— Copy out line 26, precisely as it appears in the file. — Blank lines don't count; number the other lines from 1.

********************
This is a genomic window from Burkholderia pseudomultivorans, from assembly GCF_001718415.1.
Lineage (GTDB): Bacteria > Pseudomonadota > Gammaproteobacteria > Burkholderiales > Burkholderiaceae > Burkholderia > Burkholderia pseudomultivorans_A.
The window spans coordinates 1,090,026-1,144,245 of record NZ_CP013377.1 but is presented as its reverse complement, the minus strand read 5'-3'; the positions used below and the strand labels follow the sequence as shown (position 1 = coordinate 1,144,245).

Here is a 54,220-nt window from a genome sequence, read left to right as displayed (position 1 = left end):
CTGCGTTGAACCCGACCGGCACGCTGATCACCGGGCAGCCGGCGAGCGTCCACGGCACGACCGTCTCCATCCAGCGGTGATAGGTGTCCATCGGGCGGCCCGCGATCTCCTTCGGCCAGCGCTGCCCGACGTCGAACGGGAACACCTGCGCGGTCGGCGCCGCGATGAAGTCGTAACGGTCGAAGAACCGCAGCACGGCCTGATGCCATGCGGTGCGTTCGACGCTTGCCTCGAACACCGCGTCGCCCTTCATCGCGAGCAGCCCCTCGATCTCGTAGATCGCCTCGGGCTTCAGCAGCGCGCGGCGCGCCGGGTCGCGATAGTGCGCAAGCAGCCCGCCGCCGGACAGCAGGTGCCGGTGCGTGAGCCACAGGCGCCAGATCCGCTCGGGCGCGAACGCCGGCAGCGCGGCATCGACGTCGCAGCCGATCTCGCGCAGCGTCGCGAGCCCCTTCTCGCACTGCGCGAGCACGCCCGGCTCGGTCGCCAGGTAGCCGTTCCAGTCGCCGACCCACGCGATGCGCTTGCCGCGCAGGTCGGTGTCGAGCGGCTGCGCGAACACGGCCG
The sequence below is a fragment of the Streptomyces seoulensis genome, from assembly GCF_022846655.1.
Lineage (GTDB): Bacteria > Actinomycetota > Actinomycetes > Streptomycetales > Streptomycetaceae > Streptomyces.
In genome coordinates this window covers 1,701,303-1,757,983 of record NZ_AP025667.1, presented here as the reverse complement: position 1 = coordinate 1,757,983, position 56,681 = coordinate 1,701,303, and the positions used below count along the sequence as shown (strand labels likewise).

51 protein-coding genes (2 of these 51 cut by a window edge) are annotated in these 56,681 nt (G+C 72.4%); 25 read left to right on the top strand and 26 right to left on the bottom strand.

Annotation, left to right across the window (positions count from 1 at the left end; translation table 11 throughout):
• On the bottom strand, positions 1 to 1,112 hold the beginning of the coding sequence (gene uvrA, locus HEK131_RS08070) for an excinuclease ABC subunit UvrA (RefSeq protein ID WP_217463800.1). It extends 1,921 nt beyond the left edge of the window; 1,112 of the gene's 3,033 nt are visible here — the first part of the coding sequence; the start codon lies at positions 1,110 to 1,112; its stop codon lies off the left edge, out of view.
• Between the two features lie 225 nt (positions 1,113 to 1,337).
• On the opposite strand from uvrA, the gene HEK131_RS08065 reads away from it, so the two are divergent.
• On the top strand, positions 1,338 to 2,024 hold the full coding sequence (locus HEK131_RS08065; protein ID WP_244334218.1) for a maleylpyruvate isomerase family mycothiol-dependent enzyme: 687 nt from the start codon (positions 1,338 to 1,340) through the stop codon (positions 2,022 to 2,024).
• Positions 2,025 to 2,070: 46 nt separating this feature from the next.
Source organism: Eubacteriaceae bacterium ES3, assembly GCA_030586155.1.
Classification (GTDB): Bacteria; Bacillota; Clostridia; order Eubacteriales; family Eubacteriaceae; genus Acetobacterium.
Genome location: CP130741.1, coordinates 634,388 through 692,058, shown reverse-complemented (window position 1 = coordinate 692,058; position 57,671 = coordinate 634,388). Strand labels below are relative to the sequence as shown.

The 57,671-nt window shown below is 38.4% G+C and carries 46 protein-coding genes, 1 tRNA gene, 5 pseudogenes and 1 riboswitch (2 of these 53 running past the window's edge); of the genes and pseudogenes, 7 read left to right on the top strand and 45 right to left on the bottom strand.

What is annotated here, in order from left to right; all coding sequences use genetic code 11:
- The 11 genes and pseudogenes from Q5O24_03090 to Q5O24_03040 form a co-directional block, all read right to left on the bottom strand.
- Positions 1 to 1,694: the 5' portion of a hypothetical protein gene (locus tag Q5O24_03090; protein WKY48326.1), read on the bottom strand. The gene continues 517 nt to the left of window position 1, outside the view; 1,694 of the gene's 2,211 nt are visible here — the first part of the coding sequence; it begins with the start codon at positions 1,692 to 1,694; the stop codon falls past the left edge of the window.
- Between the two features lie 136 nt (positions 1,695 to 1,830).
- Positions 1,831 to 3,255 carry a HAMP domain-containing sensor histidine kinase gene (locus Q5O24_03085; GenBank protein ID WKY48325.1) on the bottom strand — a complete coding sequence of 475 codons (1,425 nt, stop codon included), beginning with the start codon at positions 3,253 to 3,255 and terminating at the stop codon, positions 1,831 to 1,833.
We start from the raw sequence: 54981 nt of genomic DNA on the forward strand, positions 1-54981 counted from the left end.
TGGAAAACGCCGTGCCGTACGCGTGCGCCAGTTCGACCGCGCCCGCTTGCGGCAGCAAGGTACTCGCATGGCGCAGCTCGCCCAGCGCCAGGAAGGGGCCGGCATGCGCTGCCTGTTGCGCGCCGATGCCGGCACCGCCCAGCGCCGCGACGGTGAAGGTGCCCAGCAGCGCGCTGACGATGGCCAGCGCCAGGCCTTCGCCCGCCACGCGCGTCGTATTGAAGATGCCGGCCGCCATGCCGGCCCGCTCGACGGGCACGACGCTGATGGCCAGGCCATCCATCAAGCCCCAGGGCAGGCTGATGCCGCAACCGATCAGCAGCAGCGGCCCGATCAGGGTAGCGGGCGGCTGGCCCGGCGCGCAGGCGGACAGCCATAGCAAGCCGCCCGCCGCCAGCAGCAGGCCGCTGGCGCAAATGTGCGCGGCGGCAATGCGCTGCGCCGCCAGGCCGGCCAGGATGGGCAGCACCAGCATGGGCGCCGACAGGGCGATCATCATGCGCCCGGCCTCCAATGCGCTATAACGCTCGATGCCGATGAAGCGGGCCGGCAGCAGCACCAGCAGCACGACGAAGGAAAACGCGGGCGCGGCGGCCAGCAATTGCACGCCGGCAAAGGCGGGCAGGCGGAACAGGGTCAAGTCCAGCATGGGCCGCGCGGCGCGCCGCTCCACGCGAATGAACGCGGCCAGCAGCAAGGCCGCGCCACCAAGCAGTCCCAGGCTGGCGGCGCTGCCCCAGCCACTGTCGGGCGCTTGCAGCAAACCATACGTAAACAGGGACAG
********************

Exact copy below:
TGGAAAACGCCGTGCCGTACGCGTGCGCCAGTTCGACCGCGCCCGCTTGCGGCAGCAAGGTACTCGCATGGCGCAGCTCGCCCAGCGCCAGGAAGGGGCCGGCATGCGCTGCCTGTTGCGCGCCGATGCCGGCACCGCCCAGCGCCGCGACGGTGAAGGTGCCCAGCAGCGCGCTGACGATGGCCAGCGCCAGGCCTTCGCCCGCCACGCGCGTCGTATTGAAGATGCCGGCCGCCATGCCGGCCCGCTCGACGGGCACGACGCTGATGGCCAGGCCATCCATCAAGCCCCAGGGCAGGCTGATGCCGCAACCGATCAGCAGCAGCGGCCCGATCAGGGTAGCGGGCGGCTGGCCCGGCGCGCAGGCGGACAGCCATAGCAAGCCGCCCGCCGCCAGCAGCAGGCCGCTGGCGCAAATGTGCGCGGCGGCAATGCGCTGCGCCGCCAGGCCGGCCAGGATGGGCAGCACCAGCATGGGCGCCGACAGGGCGATCATCATGCGCCCGGCCTCCAATGCGCTATAACGCTCGATGCCGATGAAGCGGGCCGGCAGCAGCACCAGCAGCACGACGAAGGAAAACGCGGGCGCGGCGGCCAGCAATTGCACGCCGGCAAAGGCGGGCAGGCGGAACAGGGTCAAGTCCAGCATGGGCCGCGCGGCGCGCCGCTCCACGCGAATGAACGCGGCCAGCAGCAAGGCCGCGCCACCAAGCAGTCCCAGGCTGGCGGCGCTGCCCCAGCCACTGTCGGGCGCTTGCAGCAAACCATACGTAAACAGGGACAG